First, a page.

Using three or four sheets of dough, fill with 1-4 tbsp of filling, depending on the size of the parcel you’re making. Top with 1 tsp goat cheese per tbsp of filling. Wrap up as desired, whether rectangularly or triangularly, and set on a baking stone or other prepared baking sheet. Spray with baking spray to achieve a golden brown crisp once baked. Repeat with remaining filling and sheets of phyllo.

Bake at 350 F for 25-35 minutes, depending on the size of your turnovers. Remove from oven, and let cool slightly before serving.

chanterelle duxelles turnovers

This non-summer has been passing by much too quickly. Will my tomatoes ripen before we get a frost? Not sure. But I’ve been loving every minute that this season has to offer.

I’ve been overseeing road construction and a large harvesting operation, I’ve walked down sweet and quiet wooded trails, and I’ve done a fair amount of harvesting myself. Summer is beautiful. Bring on an equally lovely fall.

constructiondelimbertrailpile o mushrooms
A day’s harvest of many pounds of chanterelles, one pound of king boletes (porcini), and a solitary puffball.

mulled wine mousse with poached pears

poached pears

Today’s offering to holiday cheer is a double wino whammy: Mulled Wine Mousse, served with pears poached in mulled wine and pomegranate juice. As I recently told you, I’ve been listening to a lot Hanson’s Snowed In, and in their words, this dessert is what Christmas means to me.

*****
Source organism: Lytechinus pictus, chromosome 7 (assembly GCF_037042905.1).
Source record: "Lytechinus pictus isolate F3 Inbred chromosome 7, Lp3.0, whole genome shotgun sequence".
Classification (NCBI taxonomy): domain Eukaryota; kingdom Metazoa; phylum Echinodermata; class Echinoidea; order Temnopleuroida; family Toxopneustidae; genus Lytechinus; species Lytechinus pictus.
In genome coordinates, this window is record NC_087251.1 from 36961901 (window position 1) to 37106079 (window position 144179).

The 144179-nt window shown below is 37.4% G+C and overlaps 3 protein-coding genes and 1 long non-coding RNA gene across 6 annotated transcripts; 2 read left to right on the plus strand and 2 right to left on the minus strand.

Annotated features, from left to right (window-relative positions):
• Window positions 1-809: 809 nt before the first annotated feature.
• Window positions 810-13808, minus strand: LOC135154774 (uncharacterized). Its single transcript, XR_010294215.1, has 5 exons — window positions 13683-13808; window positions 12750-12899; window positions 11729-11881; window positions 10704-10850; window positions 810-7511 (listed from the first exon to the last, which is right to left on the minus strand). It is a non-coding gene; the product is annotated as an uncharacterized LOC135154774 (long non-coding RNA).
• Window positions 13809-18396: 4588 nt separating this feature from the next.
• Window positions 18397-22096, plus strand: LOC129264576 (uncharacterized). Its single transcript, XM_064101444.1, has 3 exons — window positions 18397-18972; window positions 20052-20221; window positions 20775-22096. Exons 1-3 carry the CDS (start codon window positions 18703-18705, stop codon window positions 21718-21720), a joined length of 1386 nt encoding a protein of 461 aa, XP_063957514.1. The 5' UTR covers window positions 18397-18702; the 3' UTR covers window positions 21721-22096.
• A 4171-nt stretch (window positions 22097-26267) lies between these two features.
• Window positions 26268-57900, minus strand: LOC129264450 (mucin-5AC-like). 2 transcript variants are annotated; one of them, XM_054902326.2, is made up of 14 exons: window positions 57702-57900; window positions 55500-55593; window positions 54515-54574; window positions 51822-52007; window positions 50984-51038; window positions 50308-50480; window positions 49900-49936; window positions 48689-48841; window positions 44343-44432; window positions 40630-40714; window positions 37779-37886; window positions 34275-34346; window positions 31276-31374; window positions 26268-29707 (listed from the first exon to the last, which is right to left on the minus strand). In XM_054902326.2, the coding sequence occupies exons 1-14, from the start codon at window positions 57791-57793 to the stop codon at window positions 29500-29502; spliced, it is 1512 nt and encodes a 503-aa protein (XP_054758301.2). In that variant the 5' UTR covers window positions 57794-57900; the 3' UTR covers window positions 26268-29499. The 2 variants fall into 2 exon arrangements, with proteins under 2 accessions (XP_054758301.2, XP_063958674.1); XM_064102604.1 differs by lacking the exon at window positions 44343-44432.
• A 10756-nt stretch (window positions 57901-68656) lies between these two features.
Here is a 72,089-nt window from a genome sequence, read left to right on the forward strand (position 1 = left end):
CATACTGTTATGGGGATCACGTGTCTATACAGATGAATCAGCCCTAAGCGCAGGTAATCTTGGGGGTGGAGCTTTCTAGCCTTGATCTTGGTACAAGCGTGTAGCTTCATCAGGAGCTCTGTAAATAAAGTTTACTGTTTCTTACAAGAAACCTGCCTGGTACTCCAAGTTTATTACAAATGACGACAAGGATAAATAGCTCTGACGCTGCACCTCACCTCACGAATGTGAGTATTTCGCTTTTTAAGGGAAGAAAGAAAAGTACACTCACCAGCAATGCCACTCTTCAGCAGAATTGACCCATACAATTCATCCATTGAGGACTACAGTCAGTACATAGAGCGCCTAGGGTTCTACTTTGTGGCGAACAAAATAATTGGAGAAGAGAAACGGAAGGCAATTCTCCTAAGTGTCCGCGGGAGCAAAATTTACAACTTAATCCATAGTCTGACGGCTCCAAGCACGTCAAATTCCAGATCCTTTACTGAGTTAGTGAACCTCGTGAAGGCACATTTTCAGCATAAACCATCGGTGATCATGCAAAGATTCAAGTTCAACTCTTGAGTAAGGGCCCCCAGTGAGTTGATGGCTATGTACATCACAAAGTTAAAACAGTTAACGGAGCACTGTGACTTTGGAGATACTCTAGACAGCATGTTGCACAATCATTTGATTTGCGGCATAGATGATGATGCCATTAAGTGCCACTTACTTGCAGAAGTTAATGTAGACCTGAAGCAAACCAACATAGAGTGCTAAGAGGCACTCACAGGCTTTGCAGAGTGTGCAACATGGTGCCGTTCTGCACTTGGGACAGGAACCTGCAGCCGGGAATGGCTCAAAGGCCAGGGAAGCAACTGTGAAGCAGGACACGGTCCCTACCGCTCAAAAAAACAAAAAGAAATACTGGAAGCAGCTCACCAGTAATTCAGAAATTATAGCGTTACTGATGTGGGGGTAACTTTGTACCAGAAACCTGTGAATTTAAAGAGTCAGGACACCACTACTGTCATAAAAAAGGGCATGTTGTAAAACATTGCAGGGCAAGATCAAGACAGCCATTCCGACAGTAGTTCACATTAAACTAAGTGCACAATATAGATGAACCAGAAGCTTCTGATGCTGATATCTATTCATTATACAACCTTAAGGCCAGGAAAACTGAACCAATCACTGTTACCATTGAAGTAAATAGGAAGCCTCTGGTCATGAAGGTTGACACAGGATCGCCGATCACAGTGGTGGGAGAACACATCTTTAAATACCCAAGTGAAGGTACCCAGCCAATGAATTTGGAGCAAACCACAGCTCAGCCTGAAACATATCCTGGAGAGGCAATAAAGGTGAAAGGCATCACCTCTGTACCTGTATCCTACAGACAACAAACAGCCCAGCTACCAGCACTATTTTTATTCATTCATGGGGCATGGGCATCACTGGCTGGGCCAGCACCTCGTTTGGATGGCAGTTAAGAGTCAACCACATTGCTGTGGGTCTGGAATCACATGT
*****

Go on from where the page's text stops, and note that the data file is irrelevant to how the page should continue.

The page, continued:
Deliciousness and decadence.

mulled wine mousse

The concept of an alcoholic mousse makes me think of technicolor desserts in 1960’s cookbooks, and so I’ve tried to present the finished product here in a similar vein. I personally love affected food photos, whether tinged yellow or pink in hue (or both!). There’s something about those 60’s cookbooks – Dinner in a Dish my companion of choice – it’s as if the photos make for instant food memories. And at Christmas time, there’s nothing better than a food memory or two. Am I right?

Yes. I am right.

Speaking of memories, the masses (aka 1 of you) have been clamoring (aka making one chill request) to see my tasteful holiday decorations. Ask and ye shall receive, gentle readers.

xmas decorationsxmas decorations xmas decorationsxmas decorations

We cut down a beautiful balsam fir found on a woods road a few miles from home. It is strung with some lights, popcorn and cranberry garlands, and eight ornaments – plus an American flag bow as a tree topper. I’ve been making a wood-burned ornament for each of the past few years, and it may come as no surprise that this year’s ornament is a tuberific potato plant. Potato Inspector represent!

The crème de la crème of my holiday decorations is my 6-species wreath, which contains fir, spruce, white cedar, white pine, tamarack, and red osier dogwood. I would like to drown it in liquid plastic and let it live forever on my front door. But I’ll settle for two or three months.

mulled wine mousse

Today, I discovered a hint of scratchy throat syndrome. Since I have a (second!!) job interview on Wednesday, I am not in the mood to get sick, especially right before the holidays. So, this morning finds me sitting on the couch……. with onions in my socks.

Old remedies claim that onions-in-socks can cure just about anything. Colds, the flu, a fever, you name it. Probably hunger, too. The smell is a bit unappetizing.